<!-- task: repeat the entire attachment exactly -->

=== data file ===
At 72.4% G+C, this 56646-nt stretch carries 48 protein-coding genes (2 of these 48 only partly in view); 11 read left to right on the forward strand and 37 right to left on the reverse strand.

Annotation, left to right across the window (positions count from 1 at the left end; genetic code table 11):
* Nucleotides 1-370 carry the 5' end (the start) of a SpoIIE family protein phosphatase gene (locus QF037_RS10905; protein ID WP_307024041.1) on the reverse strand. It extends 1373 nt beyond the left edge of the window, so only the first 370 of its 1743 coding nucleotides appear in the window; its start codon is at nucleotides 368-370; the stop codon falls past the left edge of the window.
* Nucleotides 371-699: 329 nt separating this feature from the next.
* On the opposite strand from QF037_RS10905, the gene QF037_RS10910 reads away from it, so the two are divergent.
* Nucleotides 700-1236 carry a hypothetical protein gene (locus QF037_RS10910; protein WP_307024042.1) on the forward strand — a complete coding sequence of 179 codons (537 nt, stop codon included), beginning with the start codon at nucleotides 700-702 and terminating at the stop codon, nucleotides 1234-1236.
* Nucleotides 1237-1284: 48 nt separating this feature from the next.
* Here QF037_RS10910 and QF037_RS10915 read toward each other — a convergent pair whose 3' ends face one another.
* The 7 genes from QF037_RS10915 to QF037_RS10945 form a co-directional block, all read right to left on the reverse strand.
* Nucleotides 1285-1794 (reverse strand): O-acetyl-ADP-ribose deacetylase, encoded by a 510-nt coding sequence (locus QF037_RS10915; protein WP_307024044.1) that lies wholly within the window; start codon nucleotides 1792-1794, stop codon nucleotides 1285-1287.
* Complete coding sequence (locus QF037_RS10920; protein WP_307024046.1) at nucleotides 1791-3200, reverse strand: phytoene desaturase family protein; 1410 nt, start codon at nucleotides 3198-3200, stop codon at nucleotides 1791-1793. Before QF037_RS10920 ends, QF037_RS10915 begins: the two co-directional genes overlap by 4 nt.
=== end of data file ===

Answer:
At 72.4% G+C, this 56646-nt stretch carries 48 protein-coding genes (2 of these 48 only partly in view); 11 read left to right on the forward strand and 37 right to left on the reverse strand.

Annotation, left to right across the window (positions count from 1 at the left end; genetic code table 11):
* Nucleotides 1-370 carry the 5' end (the start) of a SpoIIE family protein phosphatase gene (locus QF037_RS10905; protein ID WP_307024041.1) on the reverse strand. It extends 1373 nt beyond the left edge of the window, so only the first 370 of its 1743 coding nucleotides appear in the window; its start codon is at nucleotides 368-370; the stop codon falls past the left edge of the window.
* Nucleotides 371-699: 329 nt separating this feature from the next.
* On the opposite strand from QF037_RS10905, the gene QF037_RS10910 reads away from it, so the two are divergent.
* Nucleotides 700-1236 carry a hypothetical protein gene (locus QF037_RS10910; protein WP_307024042.1) on the forward strand — a complete coding sequence of 179 codons (537 nt, stop codon included), beginning with the start codon at nucleotides 700-702 and terminating at the stop codon, nucleotides 1234-1236.
* Nucleotides 1237-1284: 48 nt separating this feature from the next.
* Here QF037_RS10910 and QF037_RS10915 read toward each other — a convergent pair whose 3' ends face one another.
* The 7 genes from QF037_RS10915 to QF037_RS10945 form a co-directional block, all read right to left on the reverse strand.
* Nucleotides 1285-1794 (reverse strand): O-acetyl-ADP-ribose deacetylase, encoded by a 510-nt coding sequence (locus QF037_RS10915; protein WP_307024044.1) that lies wholly within the window; start codon nucleotides 1792-1794, stop codon nucleotides 1285-1287.
* Complete coding sequence (locus QF037_RS10920; protein WP_307024046.1) at nucleotides 1791-3200, reverse strand: phytoene desaturase family protein; 1410 nt, start codon at nucleotides 3198-3200, stop codon at nucleotides 1791-1793. Before QF037_RS10920 ends, QF037_RS10915 begins: the two co-directional genes overlap by 4 nt.